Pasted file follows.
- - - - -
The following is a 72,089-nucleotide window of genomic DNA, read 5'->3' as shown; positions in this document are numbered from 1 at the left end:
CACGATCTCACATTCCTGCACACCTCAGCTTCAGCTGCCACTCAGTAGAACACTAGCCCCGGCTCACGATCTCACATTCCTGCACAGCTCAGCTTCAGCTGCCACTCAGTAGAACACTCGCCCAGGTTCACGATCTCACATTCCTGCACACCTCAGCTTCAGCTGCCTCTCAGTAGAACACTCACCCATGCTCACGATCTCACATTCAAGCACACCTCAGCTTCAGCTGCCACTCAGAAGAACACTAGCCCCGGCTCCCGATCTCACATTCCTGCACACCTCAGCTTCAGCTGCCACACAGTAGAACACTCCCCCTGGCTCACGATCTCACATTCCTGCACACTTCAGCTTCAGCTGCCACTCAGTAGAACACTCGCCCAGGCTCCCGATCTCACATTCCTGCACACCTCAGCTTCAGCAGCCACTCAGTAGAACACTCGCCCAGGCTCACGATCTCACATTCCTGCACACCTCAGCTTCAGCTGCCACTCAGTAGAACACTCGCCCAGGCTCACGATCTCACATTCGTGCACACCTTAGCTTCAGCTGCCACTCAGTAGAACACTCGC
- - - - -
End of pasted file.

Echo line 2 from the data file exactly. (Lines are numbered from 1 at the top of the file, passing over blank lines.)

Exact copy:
CACGATCTCACATTCCTGCACACCTCAGCTTCAGCTGCCACTCAGTAGAACACTAGCCCCGGCTCACGATCTCACATTCCTGCACAGCTCAGCTTCAGCTGCCACTCAGTAGAACACTCGCCCAGGTTCACGATCTCACATTCCTGCACACCTCAGCTTCAGCTGCCTCTCAGTAGAACACTCACCCATGCTCACGATCTCACATTCAAGCACACCTCAGCTTCAGCTGCCACTCAGAAGAACACTAGCCCCGGCTCCCGATCTCACATTCCTGCACACCTCAGCTTCAGCTGCCACACAGTAGAACACTCCCCCTGGCTCACGATCTCACATTCCTGCACACTTCAGCTTCAGCTGCCACTCAGTAGAACACTCGCCCAGGCTCCCGATCTCACATTCCTGCACACCTCAGCTTCAGCAGCCACTCAGTAGAACACTCGCCCAGGCTCACGATCTCACATTCCTGCACACCTCAGCTTCAGCTGCCACTCAGTAGAACACTCGCCCAGGCTCACGATCTCACATTCGTGCACACCTTAGCTTCAGCTGCCACTCAGTAGAACACTCGC